1998 OPEN FORUM Abstracts
THE EFFECT OF THE VENTILATOR CIRCUIT ON THE SV 300 DELIVERY OF PRESSURE-CONTROLLED VENTILATION FOR THE PEDIATRIC RANGE
Katie Kinninger RCP, Wayne Johnson RCP, Elzbieta Bak MS, John Newhart RCP, Rick Ford RCP, David Burns MD UCSD Medical Center, San Diego, California
BACKROUND: At the onset of inspiration during clinical use of the Servo Ventilator 300 (SV 300) (Siemens-Elema AB, Solna, Sweden) with pressure-controlled ventilation selected for the pediatric range, we observed a rapid inspiratory flow resulting in an airway pressure overshoot "spike". The presence of overshoot has no clinical significance, because it is not transmitted to the alveolar level. It can, however, cause the microprocessor controls of the ventilator to detect upper pressure limits and unnecessarily activate alarm limits of the system and cause the loss of delivered inspiratory tidal volume. The overshoot could be eliminated by selecting the adult range or by replacing the pediatric (15mm diameter) disposable ventilator circuit with a reusable neonatal (10mm diameter) circuit. The objective of this study was to document the effect of different pediatric and neonatal ventilator circuits on the SV 300 delivery of pressure controlled ventilation in pediatric and adult ranges. Methods: Utilizing these previously observed clinical conditions, a bench test was performed on a single-compartment lung model with seven commercial ventilator circuit brands: Siemens #6697023 silicon circuit (SV), Simplex #N2723 Tygon circuit (SS), Marquest #1555203 Tygon circuit (MS), Simplex #P3945 heated wire circuit (SHW), Marquest #156545 heated wire circuit (MHW), Hudson #780-24 heated wire circuit (HHW), and Hudson #780-22 circuit with a water trap (HWT). The SV, SS and MS are neonatal, smooth-bore circuits with an internal diameter (I.D.) of 10 mm while SHW, MHW, HHW and HWT are corrugated pediatric circuits with I.D. of 15mm. The pressure and flow transducers were inserted between the inspiratory outlet of the SV 300 and the proximal end of the inspiratory limb of the tested ventilator circuit. The following parameters were measured: peak inspiratory flow (PIF), volume delivered during inspiration (Vi) to the TTL lung model system including volume in the ventilator circuit, and the PEEP level. The overshoot pressure (Pov) was defined as the difference between the peak inspiratory pressure (pressure at the peak of the spike) and the plateau pressure (pressure at the inspiratory plateau, before the point of flow reversal that begins expiration).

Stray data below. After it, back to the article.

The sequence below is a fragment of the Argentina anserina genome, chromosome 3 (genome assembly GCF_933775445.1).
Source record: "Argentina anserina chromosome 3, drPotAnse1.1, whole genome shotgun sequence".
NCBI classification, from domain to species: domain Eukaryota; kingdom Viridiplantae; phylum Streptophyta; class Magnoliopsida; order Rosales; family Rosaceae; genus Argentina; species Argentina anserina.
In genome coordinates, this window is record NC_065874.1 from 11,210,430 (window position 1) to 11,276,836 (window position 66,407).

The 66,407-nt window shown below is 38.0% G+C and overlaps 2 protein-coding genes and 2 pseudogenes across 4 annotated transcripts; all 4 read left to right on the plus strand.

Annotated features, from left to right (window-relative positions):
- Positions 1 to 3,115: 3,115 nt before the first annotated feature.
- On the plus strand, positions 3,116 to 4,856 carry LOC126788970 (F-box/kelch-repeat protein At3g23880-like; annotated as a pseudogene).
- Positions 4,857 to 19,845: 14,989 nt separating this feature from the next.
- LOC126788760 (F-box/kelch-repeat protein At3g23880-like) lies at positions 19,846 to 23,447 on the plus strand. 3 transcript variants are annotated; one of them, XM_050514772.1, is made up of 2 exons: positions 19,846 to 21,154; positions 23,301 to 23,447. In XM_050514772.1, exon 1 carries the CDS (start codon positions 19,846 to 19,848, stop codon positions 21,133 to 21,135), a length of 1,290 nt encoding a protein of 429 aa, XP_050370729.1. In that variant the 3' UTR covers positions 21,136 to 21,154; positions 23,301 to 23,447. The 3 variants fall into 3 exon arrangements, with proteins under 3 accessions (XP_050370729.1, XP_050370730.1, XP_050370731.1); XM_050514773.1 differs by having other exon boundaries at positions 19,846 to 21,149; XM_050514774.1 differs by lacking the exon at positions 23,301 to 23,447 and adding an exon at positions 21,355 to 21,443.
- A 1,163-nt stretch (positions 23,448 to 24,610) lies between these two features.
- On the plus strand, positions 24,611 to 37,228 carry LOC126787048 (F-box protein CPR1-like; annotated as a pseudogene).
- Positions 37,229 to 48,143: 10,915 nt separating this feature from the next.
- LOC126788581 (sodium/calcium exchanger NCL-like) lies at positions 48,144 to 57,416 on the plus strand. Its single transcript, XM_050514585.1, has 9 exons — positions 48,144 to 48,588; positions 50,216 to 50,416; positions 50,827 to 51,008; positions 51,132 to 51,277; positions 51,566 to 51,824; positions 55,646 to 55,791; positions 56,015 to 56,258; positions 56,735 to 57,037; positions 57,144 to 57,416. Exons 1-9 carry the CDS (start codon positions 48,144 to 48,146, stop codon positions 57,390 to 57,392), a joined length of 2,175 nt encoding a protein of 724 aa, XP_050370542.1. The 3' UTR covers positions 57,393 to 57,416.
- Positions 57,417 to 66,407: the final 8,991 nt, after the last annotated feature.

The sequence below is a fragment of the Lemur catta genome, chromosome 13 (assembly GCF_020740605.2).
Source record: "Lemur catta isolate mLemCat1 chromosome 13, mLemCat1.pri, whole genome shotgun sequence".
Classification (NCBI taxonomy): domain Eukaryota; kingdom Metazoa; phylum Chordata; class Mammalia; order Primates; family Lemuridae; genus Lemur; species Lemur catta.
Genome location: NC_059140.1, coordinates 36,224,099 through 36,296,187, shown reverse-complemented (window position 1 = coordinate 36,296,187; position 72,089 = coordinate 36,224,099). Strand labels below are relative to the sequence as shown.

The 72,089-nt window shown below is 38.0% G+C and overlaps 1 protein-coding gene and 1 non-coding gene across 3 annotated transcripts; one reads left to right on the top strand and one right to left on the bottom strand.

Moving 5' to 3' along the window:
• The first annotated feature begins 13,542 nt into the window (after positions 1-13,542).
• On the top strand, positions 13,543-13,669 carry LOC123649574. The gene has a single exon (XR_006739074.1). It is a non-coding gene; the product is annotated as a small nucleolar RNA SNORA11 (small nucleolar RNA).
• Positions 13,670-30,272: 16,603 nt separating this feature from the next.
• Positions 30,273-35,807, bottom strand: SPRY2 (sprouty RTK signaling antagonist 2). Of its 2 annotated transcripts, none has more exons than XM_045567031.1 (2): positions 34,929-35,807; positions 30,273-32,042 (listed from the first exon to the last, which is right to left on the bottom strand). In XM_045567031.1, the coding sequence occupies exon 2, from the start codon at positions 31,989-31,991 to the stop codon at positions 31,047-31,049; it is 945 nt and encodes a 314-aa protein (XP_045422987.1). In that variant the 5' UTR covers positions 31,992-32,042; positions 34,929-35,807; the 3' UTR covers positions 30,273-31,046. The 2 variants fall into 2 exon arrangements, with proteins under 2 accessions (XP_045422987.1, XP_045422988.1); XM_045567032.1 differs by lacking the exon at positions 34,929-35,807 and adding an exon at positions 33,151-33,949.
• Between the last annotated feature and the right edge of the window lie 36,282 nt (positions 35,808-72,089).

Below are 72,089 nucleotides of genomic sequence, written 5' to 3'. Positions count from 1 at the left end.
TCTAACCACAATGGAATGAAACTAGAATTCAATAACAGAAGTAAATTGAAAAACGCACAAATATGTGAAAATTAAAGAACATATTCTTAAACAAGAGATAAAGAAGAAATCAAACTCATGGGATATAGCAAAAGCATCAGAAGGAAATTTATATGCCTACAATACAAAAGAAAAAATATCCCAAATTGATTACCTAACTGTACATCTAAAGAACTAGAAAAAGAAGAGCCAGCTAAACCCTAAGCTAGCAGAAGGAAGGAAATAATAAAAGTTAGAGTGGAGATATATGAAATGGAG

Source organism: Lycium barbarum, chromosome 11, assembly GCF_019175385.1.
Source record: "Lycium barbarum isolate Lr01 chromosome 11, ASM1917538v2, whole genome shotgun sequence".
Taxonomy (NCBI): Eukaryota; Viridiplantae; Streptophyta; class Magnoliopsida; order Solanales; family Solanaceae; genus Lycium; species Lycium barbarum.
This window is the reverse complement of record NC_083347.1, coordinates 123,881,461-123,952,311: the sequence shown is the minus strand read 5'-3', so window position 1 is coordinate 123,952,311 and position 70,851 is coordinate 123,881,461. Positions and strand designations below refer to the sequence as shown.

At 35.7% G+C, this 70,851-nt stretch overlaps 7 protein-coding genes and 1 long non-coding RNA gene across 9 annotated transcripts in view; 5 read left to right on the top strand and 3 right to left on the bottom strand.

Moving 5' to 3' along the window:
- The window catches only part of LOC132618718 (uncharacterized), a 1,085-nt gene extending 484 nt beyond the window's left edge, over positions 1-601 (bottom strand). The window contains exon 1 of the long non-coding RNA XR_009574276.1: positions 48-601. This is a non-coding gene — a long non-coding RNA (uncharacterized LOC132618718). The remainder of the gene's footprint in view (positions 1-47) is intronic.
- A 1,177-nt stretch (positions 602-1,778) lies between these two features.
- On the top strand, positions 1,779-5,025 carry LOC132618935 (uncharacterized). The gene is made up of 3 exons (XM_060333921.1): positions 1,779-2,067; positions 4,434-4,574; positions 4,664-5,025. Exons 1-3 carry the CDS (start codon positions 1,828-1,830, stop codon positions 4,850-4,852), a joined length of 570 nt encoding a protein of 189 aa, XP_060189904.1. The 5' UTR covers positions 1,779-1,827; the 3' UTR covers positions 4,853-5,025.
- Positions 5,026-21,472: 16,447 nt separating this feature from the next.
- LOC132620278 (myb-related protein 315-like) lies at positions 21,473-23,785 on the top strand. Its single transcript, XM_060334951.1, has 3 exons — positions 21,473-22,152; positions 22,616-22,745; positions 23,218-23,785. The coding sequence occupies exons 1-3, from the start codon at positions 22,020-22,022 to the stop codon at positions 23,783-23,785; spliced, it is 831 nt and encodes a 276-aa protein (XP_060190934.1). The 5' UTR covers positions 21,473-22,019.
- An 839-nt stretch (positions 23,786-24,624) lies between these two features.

Results: Vi (L) PIF (L/s) Pov PEEP
CIRCUIT Ped Adu Ped Adu Ped Adu Ped Adu
SV .247 .237 .432 .397 1.9 0.7 5.1 6.9
SS .244 .237 .427 .392 1.8 0.8 4.8 6.2
MS .238 .230 .442 .407 2.0 0.9 5.3 6.3
SHW .272 .257 .513 .462 2.3 0.6 4.3 6.1
MHW .276 .256 .553 .487 3.0 0.6 4.1 6.4
HHW .284 .268 .586 .503 3.0 0.0 4.4 6.3
HWT .296 .277 .608 .543 3.5 0.9 4.3 6.6
Conclusions: The diameter size of the ventilator circuit can have clinically significant influence on the characteristics of the pressure controlled ventilation mode in the pediatric range delivered by the SV 300 ventilator. Potential clinical problems can be avoided by monitoring pressure and flow waveforms.
The 44th International Respiratory Congress Abstracts-On-Disk®, November 7 - 10, 1998, Atlanta, Georgia.